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Union dues from non-union workers upheld as Supreme Court deadlocks

By Ed Adamczyk
Union dues from non-union workers upheld as Supreme Court deadlocks
Activists rallied outside the Supreme Court as the justices heard arguments in Friedrichs v. California Teachers Association, in Washington, D.C. on January 11, 2016. The Court, in a tie vote Tuesday, upheld the right of 23 states to compel public employees, such as public school teachers, to pay union dues. Photo by Kevin Dietsch/UPI | License Photo

WASHINGTON, March 29 (UPI) -- A tie vote in the U.S. Supreme Court, announced Tuesday, preserves a California law permitting public employee unions to compel non-union employees to pay dues.

The case, Friedrichs v. California Teachers Association, is based on a 1977 lower court ruling that permitted unions to collect dues from non-members, reasoning that collective bargaining benefits all members. California is one of 23 states to require that dues be paid to public employee unions, whether or not an employee has joined the union. The suit was brought by an Orange County, Calif., teacher, Rebecca Friedrichs, who contended that her freedom of speech was violated when she was compelled to underwrite a union she opposed.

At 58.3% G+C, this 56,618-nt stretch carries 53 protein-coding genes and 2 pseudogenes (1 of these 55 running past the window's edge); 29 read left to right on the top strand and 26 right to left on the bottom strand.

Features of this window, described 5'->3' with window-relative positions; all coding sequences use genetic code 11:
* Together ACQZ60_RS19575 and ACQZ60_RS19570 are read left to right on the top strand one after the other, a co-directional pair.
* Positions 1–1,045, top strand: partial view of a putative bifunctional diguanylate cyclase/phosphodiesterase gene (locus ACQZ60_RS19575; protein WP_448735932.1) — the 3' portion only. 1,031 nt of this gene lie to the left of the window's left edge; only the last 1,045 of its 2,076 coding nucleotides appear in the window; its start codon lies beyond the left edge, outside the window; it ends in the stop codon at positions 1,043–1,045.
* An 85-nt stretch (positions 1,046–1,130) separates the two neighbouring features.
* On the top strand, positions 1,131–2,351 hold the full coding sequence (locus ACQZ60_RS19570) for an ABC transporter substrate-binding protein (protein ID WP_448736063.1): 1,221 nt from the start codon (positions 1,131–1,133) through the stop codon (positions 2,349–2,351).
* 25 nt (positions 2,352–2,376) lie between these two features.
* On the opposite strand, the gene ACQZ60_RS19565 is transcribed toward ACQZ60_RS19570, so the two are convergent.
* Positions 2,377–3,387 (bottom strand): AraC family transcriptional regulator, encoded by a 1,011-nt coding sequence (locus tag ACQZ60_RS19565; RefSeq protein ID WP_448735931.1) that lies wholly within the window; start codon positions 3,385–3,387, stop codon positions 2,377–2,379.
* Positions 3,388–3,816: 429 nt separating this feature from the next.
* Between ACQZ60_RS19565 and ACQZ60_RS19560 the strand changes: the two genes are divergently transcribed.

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California teachers who do not belong to the union pay up to $400 of the approximately $1,000 paid by union members in state and local dues.

The tie vote preserves the ruling of the lower court.

"The judgment is affirmed by an equally divided Court," the Supreme Court said in its announcement Tuesday.

The tie vote indicates that the court's conservative-leaning members, after the death of Justice Antonin Scalia, failed to assemble a majority to rule in their favor.

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The decision was welcomed by the 3-million-member National Education Association, the largest union in the United States.

"The U.S. Supreme Court today rejected a political ploy to silence public employees like teachers, school bus drivers, cafeteria workers, higher education faculty and other educators to work together to shape their profession," NEA President Lily Eskelsen Garcia said.

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